I know a little something about beating the odds and I know a little
something about anomalies. But, this is not about me - this is about the
red hot, young Chicago Bulls team that is forcefully making a name for
themselves right now in the post-Jordan era NBA. This is about how they
have the rare opportunity to do something really special. Something that
many analysts, writers and self-proclaimed experts are already saying
is out of their reach. This is that very same underdog, David and
Goliath story that resurfaces and presents itself from time to time just
to remind us that rules and records were made to be broken.
Disclaimer: I'm not going to sit here and write this article from the typical editorial styled standpoint, giving you a bunch of evidentiary support and citing statistics all over the place. I'm going to approach it from the philosophical, "big picture" perspective because that's the one we don't see and read often enough and that's the one I believe is important here.
The Chicago Bulls have been one of the hottest teams this season since even before the NBA All-Star break, but especially after it. Right now they have the 2nd best record in the NBA and don't appear to be slowing down anytime soon. In fact, they're speeding up, still learning and scarily getting visibly better - with each game it seems a new lesson learned. And, ironically, the general consensus amongst many NBA analysts and writers right now is that it is that visible learning, which is the very indicator that the Bulls are still too inexperienced to carry their momentum far into the 2011 NBA Playoffs. So I'm here to remind you that what's one teams supposed weakness is another teams inferred strength.
If I were the Bulls right now, I'd revel in the naysayers doubt. I'd relish the fact that the most proclaimed weakness is also the most obvious and I'd keep doing what I'm doing - knowing that our weakness is also our strength. Sure, Boston has experience and they're hungry because they know this might be their last year. But, one can also argue that it is that very experience that is also their biggest weakness. Will they have enough gas in the tank? Are they deep enough to compete with the Bulls in a 7 game series? Can their hunger be as strong as it was during their Championship year? And most importantly - the one thing not one, single person has mentioned - IF the Bulls DO hold on to the #1 seed in the East, then it means that the 2nd seeded Boston Celtics would be on a head to head, collision course with the 3rd seeded Miami Heat, who'll surely be looking for redemption from the season in which many of those same analysts predicted they would dominate.
I'm just saying - and here's food for thought - Boston and Miami would wage a war of epic proportions, because both teams know that to not even make it to the Eastern Conference Finals would pretty much be a complete fail. And in the aftermath of that epic battle is going to be a hungry Chicago Bulls team looking to do the improbable. A team that has already swept the Heat and beat a pre-Kendrick Perkins trade Boston Celtics in the most recent head to head match up. A team with a deeper bench than both, with younger legs than both, with a bigger, more talented, better front court than both and with a superstar hotter than your grandma's chili.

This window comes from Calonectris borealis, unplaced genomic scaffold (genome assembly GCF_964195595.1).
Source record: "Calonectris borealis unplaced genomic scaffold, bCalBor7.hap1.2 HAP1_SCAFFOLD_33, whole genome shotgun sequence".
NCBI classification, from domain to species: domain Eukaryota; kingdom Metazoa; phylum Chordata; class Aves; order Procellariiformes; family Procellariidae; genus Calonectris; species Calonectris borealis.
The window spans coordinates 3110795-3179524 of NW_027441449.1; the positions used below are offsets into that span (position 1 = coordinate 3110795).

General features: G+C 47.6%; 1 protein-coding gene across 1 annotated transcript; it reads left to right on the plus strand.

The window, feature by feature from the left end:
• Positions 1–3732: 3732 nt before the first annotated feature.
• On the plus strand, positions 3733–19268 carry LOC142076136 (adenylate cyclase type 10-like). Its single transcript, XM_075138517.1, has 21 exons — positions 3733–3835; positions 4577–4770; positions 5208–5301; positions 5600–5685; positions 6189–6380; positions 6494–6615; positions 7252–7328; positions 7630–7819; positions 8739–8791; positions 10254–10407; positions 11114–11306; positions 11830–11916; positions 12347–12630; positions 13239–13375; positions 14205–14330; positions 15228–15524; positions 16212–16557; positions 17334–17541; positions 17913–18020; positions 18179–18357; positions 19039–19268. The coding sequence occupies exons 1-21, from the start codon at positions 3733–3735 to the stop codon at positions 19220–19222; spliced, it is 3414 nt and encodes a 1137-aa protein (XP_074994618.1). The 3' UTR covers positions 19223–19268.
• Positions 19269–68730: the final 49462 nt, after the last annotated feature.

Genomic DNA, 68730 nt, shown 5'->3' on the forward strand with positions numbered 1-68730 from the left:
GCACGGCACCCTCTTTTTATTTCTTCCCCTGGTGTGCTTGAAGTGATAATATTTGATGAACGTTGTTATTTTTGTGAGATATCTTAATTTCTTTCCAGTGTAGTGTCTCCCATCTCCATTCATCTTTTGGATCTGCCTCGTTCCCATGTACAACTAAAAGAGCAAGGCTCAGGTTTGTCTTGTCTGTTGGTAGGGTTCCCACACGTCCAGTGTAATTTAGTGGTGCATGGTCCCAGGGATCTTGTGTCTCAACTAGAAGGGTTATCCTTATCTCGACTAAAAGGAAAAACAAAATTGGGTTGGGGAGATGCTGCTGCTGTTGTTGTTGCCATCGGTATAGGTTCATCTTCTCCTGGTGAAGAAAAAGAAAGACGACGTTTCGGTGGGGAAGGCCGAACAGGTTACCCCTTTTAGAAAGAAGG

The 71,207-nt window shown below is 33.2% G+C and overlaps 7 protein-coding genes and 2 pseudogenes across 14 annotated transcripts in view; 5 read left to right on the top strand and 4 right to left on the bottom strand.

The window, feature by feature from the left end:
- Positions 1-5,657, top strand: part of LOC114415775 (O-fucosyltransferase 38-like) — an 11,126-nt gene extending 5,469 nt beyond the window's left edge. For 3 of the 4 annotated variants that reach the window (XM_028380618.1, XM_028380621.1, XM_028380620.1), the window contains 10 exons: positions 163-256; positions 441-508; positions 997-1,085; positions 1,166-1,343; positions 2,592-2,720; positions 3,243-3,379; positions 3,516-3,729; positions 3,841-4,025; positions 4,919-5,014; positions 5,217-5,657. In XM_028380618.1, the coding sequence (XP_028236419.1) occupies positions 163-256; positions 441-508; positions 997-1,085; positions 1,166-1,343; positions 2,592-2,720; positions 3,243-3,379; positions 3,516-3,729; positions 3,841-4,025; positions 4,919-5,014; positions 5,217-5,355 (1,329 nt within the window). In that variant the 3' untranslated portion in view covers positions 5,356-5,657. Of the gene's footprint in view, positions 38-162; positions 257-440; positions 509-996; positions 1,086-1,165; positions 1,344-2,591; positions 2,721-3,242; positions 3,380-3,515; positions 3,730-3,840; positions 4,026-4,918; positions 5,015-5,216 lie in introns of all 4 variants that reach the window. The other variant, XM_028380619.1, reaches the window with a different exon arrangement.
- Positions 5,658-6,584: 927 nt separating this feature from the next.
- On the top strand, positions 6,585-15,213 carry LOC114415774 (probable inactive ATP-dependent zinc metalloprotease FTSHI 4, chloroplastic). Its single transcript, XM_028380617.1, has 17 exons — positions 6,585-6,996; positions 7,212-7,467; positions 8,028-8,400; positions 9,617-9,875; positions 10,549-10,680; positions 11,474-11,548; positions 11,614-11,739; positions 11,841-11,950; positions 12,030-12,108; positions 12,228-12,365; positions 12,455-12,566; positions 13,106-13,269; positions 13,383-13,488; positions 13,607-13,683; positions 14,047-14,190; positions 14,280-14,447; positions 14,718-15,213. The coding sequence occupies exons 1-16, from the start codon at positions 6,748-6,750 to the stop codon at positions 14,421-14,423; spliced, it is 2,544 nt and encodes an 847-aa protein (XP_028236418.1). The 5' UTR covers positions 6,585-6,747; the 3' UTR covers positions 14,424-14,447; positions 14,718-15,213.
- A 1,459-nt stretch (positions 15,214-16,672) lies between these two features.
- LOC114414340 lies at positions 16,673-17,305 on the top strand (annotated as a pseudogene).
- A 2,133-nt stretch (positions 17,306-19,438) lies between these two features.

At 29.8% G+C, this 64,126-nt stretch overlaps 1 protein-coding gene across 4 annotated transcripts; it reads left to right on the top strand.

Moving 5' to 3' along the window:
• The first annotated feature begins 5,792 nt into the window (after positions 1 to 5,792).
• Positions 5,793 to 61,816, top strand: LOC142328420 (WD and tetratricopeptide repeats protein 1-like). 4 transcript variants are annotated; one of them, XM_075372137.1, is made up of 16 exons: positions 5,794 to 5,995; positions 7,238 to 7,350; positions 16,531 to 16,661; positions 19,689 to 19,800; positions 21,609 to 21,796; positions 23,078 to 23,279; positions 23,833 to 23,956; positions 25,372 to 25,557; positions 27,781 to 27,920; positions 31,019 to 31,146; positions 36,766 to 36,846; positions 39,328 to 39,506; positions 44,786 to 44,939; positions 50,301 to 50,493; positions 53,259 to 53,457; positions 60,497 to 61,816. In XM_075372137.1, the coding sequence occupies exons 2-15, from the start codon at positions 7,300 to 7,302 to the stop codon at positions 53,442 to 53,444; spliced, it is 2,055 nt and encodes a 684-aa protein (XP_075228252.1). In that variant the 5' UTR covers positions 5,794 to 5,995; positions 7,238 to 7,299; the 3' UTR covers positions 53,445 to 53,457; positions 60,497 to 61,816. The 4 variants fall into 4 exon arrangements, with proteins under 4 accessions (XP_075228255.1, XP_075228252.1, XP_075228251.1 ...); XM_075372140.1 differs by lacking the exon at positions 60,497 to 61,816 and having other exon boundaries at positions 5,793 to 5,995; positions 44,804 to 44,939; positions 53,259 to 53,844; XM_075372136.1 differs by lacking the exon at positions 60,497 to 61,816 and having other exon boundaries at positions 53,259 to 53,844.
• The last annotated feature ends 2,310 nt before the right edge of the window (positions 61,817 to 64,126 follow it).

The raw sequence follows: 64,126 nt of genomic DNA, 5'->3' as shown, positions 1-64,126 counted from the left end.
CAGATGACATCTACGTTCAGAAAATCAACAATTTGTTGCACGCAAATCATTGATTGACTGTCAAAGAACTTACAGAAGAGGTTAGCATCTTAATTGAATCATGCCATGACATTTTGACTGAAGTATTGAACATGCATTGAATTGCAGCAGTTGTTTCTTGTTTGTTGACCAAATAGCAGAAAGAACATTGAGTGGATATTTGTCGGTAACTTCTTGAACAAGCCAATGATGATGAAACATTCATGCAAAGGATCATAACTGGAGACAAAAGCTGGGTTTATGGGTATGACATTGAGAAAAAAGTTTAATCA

Need I remind people of the 2006-07 season where the Bulls missed the 2nd seed by one game to the New Jersey Nets? A game they were expected to win, which caused them to drop from the 2nd seed all the way down to the 5th seed due to the NBA rules that give conference leaders higher seeding in an effort to not allow conference rivals to face each other too early in the playoffs. This caused Chicago to have to face the hot Detroit Pistons in the 2nd round. The interesting thing about that post season matchup is that while on paper it appears as if the Detroit Pistons had their way with the Bulls...the series still went to 6 games (Chicago won games 4 and 5). And, I firmly contend that if you look back at the tape, the Pistons were clearly worn out enough by the Bulls by the end of that series that I believe it made them more vulnerable in their next series against the Cavs, who eventually defeated them to advance to the 2006-07 NBA Finals (only to get swept by the San Antonio Spurs).
Ya know, several years ago I had an office in the very same building as this other guy who people kept saying was too inexperienced also. On the surface we shared enough obvious commonalities that it caused us to chit-chat in the elevator on occasion - and one of the more common themes we always seemed to keep coming back to was beating the odds. I now have one of the top 1000, fastest growing internet companies on the planet...and depending on who you ask, he's not doing so bad either as the leader of the free world.
I guess what I'm saying is this - Lakers vs. Bulls in the 2010-11 NBA Finals - Bulls will have home court advantage and we'll see whether or not they're able to turn their inexperience into enough of a strength to make my prediction come true. See you at the house that Jordan built.